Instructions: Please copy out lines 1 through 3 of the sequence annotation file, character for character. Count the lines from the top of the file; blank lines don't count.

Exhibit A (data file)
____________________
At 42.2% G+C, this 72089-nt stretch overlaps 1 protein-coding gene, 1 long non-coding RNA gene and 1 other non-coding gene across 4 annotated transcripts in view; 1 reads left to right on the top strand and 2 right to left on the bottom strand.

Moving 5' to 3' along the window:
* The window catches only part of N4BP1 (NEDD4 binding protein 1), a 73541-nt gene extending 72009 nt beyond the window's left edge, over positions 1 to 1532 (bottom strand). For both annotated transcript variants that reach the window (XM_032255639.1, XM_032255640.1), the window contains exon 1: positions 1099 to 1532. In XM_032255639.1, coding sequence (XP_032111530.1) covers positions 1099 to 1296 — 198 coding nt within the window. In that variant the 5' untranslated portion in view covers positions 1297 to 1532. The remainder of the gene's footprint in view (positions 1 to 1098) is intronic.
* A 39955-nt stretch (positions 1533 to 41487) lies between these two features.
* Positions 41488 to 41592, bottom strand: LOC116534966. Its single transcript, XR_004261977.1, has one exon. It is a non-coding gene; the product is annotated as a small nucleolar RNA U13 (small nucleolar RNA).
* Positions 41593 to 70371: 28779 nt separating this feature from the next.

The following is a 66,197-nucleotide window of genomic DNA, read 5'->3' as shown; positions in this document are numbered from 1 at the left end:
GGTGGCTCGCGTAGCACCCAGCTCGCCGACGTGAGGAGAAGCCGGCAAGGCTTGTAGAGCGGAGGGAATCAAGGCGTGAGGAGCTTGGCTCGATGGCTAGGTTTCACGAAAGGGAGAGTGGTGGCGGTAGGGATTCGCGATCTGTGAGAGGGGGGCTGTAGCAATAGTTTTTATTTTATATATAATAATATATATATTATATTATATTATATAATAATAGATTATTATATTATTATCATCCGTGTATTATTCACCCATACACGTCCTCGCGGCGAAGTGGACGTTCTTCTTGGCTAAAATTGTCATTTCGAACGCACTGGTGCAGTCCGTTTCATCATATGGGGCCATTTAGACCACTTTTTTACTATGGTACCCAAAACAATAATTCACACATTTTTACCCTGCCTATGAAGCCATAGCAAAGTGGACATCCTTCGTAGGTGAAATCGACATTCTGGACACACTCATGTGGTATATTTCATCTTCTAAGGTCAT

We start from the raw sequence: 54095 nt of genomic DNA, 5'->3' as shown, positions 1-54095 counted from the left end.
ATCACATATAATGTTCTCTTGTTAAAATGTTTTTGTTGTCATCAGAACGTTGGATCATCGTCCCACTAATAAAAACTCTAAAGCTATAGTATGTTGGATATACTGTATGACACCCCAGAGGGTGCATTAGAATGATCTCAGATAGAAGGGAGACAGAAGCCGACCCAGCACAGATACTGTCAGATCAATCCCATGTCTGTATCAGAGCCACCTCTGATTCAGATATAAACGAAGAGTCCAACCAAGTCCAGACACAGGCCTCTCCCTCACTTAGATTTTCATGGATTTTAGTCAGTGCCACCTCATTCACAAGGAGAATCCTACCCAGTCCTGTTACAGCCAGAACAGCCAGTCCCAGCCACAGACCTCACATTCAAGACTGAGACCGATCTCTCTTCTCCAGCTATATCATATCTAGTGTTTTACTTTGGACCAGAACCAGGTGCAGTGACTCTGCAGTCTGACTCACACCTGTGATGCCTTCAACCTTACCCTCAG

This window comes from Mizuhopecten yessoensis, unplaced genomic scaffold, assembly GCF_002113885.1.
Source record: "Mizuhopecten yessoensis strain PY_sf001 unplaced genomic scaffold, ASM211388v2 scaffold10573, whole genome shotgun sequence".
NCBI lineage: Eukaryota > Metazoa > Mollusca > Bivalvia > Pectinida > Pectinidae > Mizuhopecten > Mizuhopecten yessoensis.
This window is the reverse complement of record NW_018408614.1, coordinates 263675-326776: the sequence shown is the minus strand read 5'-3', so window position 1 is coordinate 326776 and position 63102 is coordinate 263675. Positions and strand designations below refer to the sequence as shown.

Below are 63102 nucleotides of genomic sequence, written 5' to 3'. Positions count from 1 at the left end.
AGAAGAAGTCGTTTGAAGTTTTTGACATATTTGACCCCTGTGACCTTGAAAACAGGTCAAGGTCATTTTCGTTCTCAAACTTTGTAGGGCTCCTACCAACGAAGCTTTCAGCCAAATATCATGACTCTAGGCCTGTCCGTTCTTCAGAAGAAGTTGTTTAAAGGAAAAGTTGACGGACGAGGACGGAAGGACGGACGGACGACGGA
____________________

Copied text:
At 42.2% G+C, this 72089-nt stretch overlaps 1 protein-coding gene, 1 long non-coding RNA gene and 1 other non-coding gene across 4 annotated transcripts in view; 1 reads left to right on the top strand and 2 right to left on the bottom strand.

Moving 5' to 3' along the window:
* The window catches only part of N4BP1 (NEDD4 binding protein 1), a 73541-nt gene extending 72009 nt beyond the window's left edge, over positions 1 to 1532 (bottom strand). For both annotated transcript variants that reach the window (XM_032255639.1, XM_032255640.1), the window contains exon 1: positions 1099 to 1532. In XM_032255639.1, coding sequence (XP_032111530.1) covers positions 1099 to 1296 — 198 coding nt within the window. In that variant the 5' untranslated portion in view covers positions 1297 to 1532. The remainder of the gene's footprint in view (positions 1 to 1098) is intronic.